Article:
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The Fugitive

The Fugitive(1947)

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teaser The Fugitive (1947)

Based on the novel The Power and the Glory by Graham Greene(originally published in the United States as The Labyrinthine Ways), John Ford's The Fugitive (1947) is a visually striking ode tothe resilience of the human spirit within the shadow of violence andoppression.

In an unnamed state of Mexico, in which a ruthless police lieutenant(Pedro Armendariz) wages war upon the clergy, a Priest (Henry Fonda) travels the countryside disguised as a peasant. When his identity is discovered by a group of villagers, the Priest continues to perform religiousservices in secret, even though it jeopardizes his safety. In one such ceremony, hebaptizes the child of a mysterious woman (Dolores del Rio), a child who wasfathered by the very policeman who persecutes the Catholic people. ThePriest's flight is paralleled with that of an American bank robber (Ward Bond), whose wanted poster hangs alongside that of the fugitive Priest.The Priest eventually succeeds in escaping the police state, but learnsthat the criminal is mortally wounded and wishes for the last rites to beperformed. Thus the Priest faithfully (and fatefully) re-enters theterritory to perform a final act of charity, as the lieutenant's soldiersclose in upon them.

Commonly considered Greene's single greatest literary work, the novel wasinspired by the author's travels through Mexico in 1938, at a time when thecountry "suffered at the hands of President Calles -- in the name of revolution -- the fiercest persecution of religion anywhere since the reignof Elizabeth."

"I had seen the devotion of peasants praying in the priestless churches,"recalled Greene in his travel memoirs, Ways of Escape, "and I had attended Masses in upper rooms where the Sanctus bell could not sound forfear of the police."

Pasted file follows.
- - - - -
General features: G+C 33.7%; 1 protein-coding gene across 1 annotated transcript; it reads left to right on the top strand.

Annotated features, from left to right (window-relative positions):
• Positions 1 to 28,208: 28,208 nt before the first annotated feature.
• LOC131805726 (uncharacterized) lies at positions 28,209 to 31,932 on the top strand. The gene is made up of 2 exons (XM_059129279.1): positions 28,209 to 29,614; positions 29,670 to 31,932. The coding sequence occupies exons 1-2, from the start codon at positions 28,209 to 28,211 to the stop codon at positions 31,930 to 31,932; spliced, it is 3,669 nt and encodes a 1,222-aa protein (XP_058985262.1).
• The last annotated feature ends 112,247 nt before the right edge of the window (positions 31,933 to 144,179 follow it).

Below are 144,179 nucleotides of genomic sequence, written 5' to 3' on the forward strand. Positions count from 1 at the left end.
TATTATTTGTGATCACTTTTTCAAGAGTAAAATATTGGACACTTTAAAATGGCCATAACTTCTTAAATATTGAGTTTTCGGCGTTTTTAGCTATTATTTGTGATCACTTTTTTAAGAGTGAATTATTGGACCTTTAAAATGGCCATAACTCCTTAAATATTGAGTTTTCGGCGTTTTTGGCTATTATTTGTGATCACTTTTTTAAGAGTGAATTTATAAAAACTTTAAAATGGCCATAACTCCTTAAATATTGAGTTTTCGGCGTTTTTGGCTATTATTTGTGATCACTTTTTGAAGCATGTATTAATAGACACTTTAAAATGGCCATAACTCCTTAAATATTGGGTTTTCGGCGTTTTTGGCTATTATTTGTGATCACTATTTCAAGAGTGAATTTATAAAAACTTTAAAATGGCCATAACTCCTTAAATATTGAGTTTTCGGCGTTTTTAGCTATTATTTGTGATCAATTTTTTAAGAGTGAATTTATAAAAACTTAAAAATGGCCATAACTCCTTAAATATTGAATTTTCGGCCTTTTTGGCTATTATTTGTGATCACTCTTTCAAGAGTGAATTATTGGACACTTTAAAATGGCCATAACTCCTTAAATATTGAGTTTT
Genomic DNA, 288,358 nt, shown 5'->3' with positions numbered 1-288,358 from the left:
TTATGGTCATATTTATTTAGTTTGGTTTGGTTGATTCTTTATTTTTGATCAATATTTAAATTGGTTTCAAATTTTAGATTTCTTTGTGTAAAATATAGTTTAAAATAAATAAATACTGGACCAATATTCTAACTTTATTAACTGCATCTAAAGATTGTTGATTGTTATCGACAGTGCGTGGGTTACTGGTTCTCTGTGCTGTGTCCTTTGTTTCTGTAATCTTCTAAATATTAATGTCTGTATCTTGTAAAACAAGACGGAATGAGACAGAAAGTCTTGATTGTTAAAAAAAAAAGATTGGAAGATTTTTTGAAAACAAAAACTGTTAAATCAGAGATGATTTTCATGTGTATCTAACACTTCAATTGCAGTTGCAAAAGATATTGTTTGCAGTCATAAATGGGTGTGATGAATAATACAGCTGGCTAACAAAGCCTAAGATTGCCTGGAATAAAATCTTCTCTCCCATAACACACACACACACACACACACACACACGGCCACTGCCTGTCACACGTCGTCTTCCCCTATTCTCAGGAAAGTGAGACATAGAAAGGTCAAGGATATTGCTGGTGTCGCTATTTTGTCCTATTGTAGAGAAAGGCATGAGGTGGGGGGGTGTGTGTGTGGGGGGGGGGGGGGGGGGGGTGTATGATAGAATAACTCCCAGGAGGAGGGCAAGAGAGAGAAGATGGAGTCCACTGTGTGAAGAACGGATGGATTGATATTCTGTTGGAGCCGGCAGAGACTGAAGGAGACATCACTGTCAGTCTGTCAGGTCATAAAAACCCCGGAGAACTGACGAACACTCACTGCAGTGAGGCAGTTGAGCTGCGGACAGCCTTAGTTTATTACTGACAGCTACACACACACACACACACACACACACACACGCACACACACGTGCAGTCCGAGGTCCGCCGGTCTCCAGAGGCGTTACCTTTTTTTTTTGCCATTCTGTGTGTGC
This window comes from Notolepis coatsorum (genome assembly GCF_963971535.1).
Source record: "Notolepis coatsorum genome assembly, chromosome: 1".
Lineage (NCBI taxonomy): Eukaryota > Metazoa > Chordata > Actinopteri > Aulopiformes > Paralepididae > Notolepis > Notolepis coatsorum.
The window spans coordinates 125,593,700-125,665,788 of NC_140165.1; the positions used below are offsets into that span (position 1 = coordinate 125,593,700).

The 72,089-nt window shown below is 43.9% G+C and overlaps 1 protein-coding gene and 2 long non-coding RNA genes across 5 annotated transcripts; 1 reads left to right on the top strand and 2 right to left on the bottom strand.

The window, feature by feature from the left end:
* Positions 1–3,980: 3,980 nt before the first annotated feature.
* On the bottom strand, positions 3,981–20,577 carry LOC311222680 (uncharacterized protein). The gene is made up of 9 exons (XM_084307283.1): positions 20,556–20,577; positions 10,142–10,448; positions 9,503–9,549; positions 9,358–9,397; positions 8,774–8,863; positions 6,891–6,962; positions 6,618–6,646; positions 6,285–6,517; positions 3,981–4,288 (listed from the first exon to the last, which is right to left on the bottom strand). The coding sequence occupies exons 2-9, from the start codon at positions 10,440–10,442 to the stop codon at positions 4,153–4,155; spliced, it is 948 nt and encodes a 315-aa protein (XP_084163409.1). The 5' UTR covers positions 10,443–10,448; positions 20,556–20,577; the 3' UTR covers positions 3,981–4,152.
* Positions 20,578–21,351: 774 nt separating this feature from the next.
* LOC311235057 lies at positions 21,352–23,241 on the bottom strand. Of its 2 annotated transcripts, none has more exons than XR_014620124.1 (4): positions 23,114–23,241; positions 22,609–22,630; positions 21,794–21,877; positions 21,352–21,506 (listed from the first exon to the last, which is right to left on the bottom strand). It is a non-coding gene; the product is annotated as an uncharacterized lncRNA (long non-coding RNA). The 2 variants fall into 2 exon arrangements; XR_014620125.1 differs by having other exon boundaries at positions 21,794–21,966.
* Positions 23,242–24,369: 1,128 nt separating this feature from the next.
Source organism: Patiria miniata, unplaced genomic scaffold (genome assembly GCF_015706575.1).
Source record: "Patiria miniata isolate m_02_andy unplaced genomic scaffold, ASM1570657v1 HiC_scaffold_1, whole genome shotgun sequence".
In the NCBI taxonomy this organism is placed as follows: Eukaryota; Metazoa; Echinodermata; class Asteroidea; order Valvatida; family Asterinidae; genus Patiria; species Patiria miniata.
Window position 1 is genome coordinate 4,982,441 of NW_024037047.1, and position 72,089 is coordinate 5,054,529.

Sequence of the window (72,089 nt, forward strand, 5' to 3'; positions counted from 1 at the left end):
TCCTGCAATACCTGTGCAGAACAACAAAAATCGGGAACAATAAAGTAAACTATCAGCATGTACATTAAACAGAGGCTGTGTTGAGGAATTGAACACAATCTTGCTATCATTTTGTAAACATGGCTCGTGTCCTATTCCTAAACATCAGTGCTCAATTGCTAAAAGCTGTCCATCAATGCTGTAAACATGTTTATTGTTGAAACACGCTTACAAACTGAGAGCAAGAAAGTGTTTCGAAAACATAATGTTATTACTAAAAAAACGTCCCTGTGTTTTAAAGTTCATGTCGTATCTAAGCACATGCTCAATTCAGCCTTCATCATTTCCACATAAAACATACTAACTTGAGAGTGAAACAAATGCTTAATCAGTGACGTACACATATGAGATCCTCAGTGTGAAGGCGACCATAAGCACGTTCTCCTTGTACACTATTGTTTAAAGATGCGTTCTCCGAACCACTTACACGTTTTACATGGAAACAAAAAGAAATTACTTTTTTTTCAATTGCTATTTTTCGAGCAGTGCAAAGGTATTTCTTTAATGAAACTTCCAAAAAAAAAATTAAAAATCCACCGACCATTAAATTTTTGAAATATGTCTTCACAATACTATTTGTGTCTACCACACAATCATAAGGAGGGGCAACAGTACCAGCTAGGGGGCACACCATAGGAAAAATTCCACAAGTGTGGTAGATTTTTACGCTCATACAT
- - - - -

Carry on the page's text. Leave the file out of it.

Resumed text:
In Greene's novel, the central character is a "whiskey priest," and it is he, not the lieutenant, who has fathered an illegitimate child with Maria.As might be expected, much of this moral ambiguity had to be abandoned during the screenwriting process. "You couldn't do the original on film,"said Ford. Under the guidelines of the Production Code, such a charactercould never be rendered on screen, so Ford and screenwriter Dudley Nicholsreshaped the central figure, so that the Priest's greatest sacrilege ispride in the ceremonial trappings and elevated status of priesthood. The lieutenant was transformed into a heartless tyrant, no longer a political idealist driven by a misguided desire to help his people. Maria wasreduced to a quiet symbol of maternity -- "decorative and mutelyimpassioned," said Variety -- though she is given a touch of theMagdalene as the barmaid of a rural cantina.

After the end of her brief romance with Orson Welles and tired of beingtypecast as a Latin spitfire, Del Rio had walked away from Hollywood in 1943 and returnedto Mexico, where she was able to play more fully-developed characters. For Del Rio, The Fugitive was a comeback of sorts and was her first American film since her departure;it would remain her only one until returning to appear in FlamingStar with Elvis Presley in 1960.